“Excuse me, Sir. Can you please tell me when the statue is scheduled to come down?” I hesitantly asked the portly, red-faced, friendly policeman.
“About 1am yesterday morning,” he responded, with a big belly laugh.
I laughed too at the preposterous notion.
I had come to see the statue of John C. Calhoun be taken down from its high perch in the Marion Square Park in downtown Charleston.
Calhoun, after which a main street in the city is also named, was a prominent South Carolina politician, slave-owner, businessman, secessionist and staunch defender of the slavery plantation system (maintaining that slavery was a “positive good” that benefitted both slaves and owners) – as well as the seventh vice-president of the United States.
The waist-high pouch of the skip-hire – seemingly frozen in the sky – held two workmen who could not figure out how to get the dang thing down, according to the police officer.
A few score of onlookers – both white and black, of all ages and backgrounds – looked on, sweating in the damp heat, with cameras ready to capture the moment.
The event was one climax to a week of demonstrations and riots in downtown Charleston, following the murder in cold blood of George Floyd by a Minneapolis policeman. The shocking, chilling phone audio-video of an officer of the law driving his knee into the neck of a pinned down black man as he gasped ‘I can’t breathe’ had been snapped by an onlooker and had travelled the world in seconds.
Under the banner of ‘Black Lives Matter’, Americans again took to the streets to protest police discrimination and brutality, and the systemic racism that held Black-Americans down.
Most of the scores of demonstrations around the country were peaceful, but some turned violent, with, for example, armed racist vigilantes or Ku Klux Klan members infiltrating the marches and turning them ugly.
Charleston shop-owners, already battered by a two-month city lockdown due to the covid pandemic, had watched with dismay as rioters broke storefront windows, looted their goods, and in some cases attacked shop staff. Gunshot was heard, and a few buildings were set on fire. All this under the watchful eyes of the Charleston police force, who made no attempt to stop the debacle.
The next day, the once bustling King Street, a popular eating, entertainment and shopping spot, was mired in broken glass and bricks, as community members came out in force to clean up the mess.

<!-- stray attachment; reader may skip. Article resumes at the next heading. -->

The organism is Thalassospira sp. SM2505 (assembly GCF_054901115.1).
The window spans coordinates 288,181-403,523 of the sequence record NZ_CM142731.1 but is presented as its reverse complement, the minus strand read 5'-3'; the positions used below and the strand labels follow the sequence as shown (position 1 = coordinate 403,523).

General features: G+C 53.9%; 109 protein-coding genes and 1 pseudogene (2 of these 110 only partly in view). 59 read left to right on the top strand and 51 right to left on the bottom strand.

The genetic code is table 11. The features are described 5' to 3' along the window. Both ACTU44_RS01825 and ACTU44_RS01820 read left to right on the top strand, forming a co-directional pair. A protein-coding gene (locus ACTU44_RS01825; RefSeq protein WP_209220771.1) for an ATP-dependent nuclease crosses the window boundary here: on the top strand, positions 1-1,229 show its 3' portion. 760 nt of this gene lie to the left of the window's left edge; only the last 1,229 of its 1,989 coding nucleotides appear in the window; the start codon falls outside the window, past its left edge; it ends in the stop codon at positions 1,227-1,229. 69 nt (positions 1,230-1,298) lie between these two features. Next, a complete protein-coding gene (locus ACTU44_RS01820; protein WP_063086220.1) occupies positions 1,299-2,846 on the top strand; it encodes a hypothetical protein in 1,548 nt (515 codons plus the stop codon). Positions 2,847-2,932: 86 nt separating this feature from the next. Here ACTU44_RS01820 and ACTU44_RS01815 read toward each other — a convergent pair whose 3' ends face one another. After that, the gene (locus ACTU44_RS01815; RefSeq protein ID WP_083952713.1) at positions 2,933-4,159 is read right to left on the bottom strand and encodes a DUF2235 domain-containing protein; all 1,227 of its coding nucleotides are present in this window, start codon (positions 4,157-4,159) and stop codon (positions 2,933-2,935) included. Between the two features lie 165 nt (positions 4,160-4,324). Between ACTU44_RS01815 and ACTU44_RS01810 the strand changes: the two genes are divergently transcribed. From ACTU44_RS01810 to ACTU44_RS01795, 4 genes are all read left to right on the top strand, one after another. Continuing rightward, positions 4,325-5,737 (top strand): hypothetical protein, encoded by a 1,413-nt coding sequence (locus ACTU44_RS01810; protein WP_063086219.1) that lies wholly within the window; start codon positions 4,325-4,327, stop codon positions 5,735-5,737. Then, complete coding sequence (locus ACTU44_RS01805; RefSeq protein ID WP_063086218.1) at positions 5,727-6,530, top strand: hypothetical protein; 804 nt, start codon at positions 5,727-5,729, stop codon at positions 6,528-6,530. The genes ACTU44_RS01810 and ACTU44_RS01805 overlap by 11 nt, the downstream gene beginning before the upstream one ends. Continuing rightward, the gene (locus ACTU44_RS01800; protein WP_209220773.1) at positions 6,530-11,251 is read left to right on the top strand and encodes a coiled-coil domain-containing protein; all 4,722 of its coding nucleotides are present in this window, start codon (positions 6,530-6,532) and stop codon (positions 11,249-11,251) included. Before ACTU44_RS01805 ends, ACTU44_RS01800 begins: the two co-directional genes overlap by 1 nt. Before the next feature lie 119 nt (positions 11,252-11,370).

Soon thereafter, shopfronts were boarded up, with many spray-painted with messages such as ‘I support Black Lives Matter’ or ‘BLM forever’, perhaps to avert future attacks.
Such scenes had been repeated perhaps hundreds of times since the American civil rights movement of the 1960s; and now the demonstrations had spread to many countries around the world. Some shook their heads and muttered that America would never come to terms with the racism that crippled and poisoned its society. Others maintained that Floyd’s death was a tipping point in which America would turn a page and begin to work towards meaningful change.
For the second time in this most tumultuous of years – the unforgettable 2020 – when people nearly everywhere on the globe had been mentally, physically, economically and spiritually thrashed by the pandemic, many found themselves bewildered, angered, beaten down by forces out of their control.
I had come to Charleston, South Carolina, in March 2020 for an intended month-long family visit from my adopted home in Chiang Mai, Thailand. Shortly after my arrival, the corona virus pandemic began to rage globally; and I found myself unable to leave the United States amid lockdowns and international travel bans.
Six months later and that is still the case.
Born and raised in the United States – a baby boomer – I had left the country in the mid-1970s, in my mid-20s, to live and work abroad, first in Switzerland, then in Africa, and later in Asia. Stranded and strangled by the covid situation, I realised that this was the longest period of time I had spent in the United States in over 40 years. As was the case for many, it seemed this was indeed a time to reflect.